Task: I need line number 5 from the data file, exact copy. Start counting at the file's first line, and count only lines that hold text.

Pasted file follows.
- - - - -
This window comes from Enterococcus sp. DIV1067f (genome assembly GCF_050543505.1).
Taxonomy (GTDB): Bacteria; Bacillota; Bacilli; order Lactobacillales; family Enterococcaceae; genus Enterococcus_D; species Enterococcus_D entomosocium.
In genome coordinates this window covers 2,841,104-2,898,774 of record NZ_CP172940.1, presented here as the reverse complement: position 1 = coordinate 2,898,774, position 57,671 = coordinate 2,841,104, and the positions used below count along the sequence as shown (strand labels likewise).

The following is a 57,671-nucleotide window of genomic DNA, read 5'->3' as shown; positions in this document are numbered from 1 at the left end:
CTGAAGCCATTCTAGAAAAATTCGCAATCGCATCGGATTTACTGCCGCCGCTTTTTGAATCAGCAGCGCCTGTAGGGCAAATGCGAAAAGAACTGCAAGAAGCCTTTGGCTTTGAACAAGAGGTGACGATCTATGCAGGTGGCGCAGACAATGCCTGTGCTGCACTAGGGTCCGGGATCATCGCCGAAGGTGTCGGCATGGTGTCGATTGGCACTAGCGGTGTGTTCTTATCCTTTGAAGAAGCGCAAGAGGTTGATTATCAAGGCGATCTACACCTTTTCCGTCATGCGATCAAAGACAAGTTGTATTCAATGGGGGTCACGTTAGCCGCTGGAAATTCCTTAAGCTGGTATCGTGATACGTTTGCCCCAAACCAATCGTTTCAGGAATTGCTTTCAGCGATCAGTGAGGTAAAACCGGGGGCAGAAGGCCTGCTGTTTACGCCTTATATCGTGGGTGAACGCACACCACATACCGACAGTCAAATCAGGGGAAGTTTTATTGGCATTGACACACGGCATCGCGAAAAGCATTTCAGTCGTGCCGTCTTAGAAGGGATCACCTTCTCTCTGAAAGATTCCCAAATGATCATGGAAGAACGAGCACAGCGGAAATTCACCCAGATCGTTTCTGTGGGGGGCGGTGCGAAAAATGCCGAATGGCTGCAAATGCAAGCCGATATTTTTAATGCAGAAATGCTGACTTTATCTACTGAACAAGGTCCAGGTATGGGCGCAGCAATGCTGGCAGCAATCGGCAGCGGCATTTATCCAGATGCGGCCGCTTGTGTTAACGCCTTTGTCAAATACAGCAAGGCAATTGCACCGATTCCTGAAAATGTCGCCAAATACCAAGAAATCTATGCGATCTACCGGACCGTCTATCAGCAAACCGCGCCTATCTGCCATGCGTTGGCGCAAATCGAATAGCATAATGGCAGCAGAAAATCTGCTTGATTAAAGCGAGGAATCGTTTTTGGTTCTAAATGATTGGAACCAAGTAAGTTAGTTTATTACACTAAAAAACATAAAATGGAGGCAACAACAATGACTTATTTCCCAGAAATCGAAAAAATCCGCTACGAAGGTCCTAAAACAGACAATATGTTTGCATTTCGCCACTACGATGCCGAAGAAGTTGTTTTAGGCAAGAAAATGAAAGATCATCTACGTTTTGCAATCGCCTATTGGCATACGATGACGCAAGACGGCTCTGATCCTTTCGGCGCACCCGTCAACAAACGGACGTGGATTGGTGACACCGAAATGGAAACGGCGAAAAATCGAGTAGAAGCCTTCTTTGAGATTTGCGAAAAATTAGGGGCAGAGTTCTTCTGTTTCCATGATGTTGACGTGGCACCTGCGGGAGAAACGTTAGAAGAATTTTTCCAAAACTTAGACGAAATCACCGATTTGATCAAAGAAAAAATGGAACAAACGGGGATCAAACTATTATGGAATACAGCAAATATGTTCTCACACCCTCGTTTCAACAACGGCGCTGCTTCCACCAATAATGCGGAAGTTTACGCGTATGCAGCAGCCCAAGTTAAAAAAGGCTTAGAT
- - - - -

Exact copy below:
CTGAAGCCATTCTAGAAAAATTCGCAATCGCATCGGATTTACTGCCGCCGCTTTTTGAATCAGCAGCGCCTGTAGGGCAAATGCGAAAAGAACTGCAAGAAGCCTTTGGCTTTGAACAAGAGGTGACGATCTATGCAGGTGGCGCAGACAATGCCTGTGCTGCACTAGGGTCCGGGATCATCGCCGAAGGTGTCGGCATGGTGTCGATTGGCACTAGCGGTGTGTTCTTATCCTTTGAAGAAGCGCAAGAGGTTGATTATCAAGGCGATCTACACCTTTTCCGTCATGCGATCAAAGACAAGTTGTATTCAATGGGGGTCACGTTAGCCGCTGGAAATTCCTTAAGCTGGTATCGTGATACGTTTGCCCCAAACCAATCGTTTCAGGAATTGCTTTCAGCGATCAGTGAGGTAAAACCGGGGGCAGAAGGCCTGCTGTTTACGCCTTATATCGTGGGTGAACGCACACCACATACCGACAGTCAAATCAGGGGAAGTTTTATTGGCATTGACACACGGCATCGCGAAAAGCATTTCAGTCGTGCCGTCTTAGAAGGGATCACCTTCTCTCTGAAAGATTCCCAAATGATCATGGAAGAACGAGCACAGCGGAAATTCACCCAGATCGTTTCTGTGGGGGGCGGTGCGAAAAATGCCGAATGGCTGCAAATGCAAGCCGATATTTTTAATGCAGAAATGCTGACTTTATCTACTGAACAAGGTCCAGGTATGGGCGCAGCAATGCTGGCAGCAATCGGCAGCGGCATTTATCCAGATGCGGCCGCTTGTGTTAACGCCTTTGTCAAATACAGCAAGGCAATTGCACCGATTCCTGAAAATGTCGCCAAATACCAAGAAATCTATGCGATCTACCGGACCGTCTATCAGCAAACCGCGCCTATCTGCCATGCGTTGGCGCAAATCGAATAGCATAATGGCAGCAGAAAATCTGCTTGATTAAAGCGAGGAATCGTTTTTGGTTCTAAATGATTGGAACCAAGTAAGTTAGTTTATTACACTAAAAAACATAAAATGGAGGCAACAACAATGACTTATTTCCCAGAAATCGAAAAAATCCGCTACGAAGGTCCTAAAACAGACAATATGTTTGCATTTCGCCACTACGATGCCGAAGAAGTTGTTTTAGGCAAGAAAATGAAAGATCATCTACGTTTTGCAATCGCCTATTGGCATACGATGACGCAAGACGGCTCTGATCCTTTCGGCGCACCCGTCAACAAACGGACGTGGATTGGTGACACCGAAATGGAAACGGCGAAAAATCGAGTAGAAGCCTTCTTTGAGATTTGCGAAAAATTAGGGGCAGAGTTCTTCTGTTTCCATGATGTTGACGTGGCACCTGCGGGAGAAACGTTAGAAGAATTTTTCCAAAACTTAGACGAAATCACCGATTTGATCAAAGAAAAAATGGAACAAACGGGGATCAAACTATTATGGAATACAGCAAATATGTTCTCACACCCTCGTTTCAACAACGGCGCTGCTTCCACCAATAATGCGGAAGTTTACGCGTATGCAGCAGCCCAAGTTAAAAAAGGCTTAGAT